Japan's Nuclear Disaster and BP Oil Spill
Should investors buy Japanese equities or nuclear related stocks on the latest plunge?
Perhaps the most recent comparison to the nuclear disaster would be the offshore oil spill in the Gulf of Mexico.
In the aftermath of the tragic spills several world renowned investors concentrated their portfolios in oil service stocks. Ken Heebner bought oil service stocks and they comprised 10% of his portfolio as of December 31, 2010. In addition, money managers like John Paulson, Mario Gabelli and David Einhorn all bought oil service stocks aggressively in the fourth quarter of 2010. After the BP spill was contained and disappeared from the headlines, oil service stocks rocketed 40-60% making huge fortunes for these fund managers.
What is the lesson we can learn from these brilliant fund managers?
First of all, they bought several months after the BP spill became worldwide news. BP stock started to crash on April 23. Foolish speculators rushed to buy shares at 10-15% off. However, the stock continued to plunge until June 28 when it hit a bottom. The early speculators watched the stock plunge another 50%.
There was a similar downward trajectory in the oil service providers where the OIH went from $135 to $90/share in a month. This is why the Wall Street adage "don't try to catch a falling knife" is plastered on the walls of trading floors.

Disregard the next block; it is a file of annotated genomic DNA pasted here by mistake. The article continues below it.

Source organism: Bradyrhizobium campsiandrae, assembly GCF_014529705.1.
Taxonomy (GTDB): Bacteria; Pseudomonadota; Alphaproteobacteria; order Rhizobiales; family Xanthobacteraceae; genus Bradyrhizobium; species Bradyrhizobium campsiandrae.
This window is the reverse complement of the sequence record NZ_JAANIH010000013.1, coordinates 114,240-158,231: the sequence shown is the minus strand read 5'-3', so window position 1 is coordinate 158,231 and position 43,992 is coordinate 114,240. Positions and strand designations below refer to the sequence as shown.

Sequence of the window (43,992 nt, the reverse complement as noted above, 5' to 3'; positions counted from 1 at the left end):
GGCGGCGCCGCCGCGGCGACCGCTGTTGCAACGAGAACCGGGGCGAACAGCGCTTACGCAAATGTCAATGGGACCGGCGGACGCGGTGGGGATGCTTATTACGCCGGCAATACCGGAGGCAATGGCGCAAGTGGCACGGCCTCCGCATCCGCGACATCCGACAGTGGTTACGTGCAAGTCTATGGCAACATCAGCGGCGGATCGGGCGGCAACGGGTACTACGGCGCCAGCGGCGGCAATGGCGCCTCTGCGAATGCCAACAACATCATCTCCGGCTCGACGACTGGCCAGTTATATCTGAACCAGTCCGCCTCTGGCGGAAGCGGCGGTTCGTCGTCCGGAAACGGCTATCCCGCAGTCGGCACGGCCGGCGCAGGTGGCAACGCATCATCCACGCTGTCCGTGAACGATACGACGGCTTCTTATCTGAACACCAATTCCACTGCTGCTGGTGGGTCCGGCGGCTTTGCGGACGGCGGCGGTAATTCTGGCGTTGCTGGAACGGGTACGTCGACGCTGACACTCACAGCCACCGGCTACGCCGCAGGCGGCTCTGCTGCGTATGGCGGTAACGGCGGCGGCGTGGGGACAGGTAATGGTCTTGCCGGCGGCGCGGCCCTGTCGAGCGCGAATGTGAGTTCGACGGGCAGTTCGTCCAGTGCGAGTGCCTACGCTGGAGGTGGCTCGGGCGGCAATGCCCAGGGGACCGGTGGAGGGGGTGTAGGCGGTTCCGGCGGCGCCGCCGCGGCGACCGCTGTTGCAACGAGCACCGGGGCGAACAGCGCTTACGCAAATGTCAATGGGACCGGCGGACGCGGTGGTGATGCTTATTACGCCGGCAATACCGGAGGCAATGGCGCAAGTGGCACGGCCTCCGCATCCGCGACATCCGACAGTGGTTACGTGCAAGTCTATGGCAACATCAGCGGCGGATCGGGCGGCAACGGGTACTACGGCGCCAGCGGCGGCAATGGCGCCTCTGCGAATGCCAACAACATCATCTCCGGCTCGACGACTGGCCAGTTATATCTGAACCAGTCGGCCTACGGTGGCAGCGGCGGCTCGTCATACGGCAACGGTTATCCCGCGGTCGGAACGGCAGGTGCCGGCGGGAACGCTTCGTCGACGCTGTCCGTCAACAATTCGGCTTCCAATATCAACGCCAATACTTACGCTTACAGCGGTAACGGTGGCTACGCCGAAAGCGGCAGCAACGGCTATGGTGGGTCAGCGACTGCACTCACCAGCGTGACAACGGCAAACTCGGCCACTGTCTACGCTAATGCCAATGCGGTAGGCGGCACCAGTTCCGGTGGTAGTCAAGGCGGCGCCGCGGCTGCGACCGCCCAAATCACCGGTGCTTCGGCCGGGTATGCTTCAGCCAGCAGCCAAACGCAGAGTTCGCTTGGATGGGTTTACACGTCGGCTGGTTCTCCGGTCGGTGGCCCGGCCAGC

In the offshore oil disaster of 2010 it took about 2-4 months for the selling to be flushed out and stock prices to stabilize. The "guru" money managers then snapped up shares on the cheap.
Smart investors like Marc Faber are pursuing a similar wait and see approach. In a recent interview with CNBC, Faber said, "Until you know whether there will be a nuclear meltdown or not, it could take 1-2 months, it can last a long time, you don't know if there is a second earthquake that can have a larger impact, you don't know."
The prudent action is to compile a watchlist of Japanese equities or nuclear related stocks to purchase when the crisis has disappeared from the front pages of newspapers.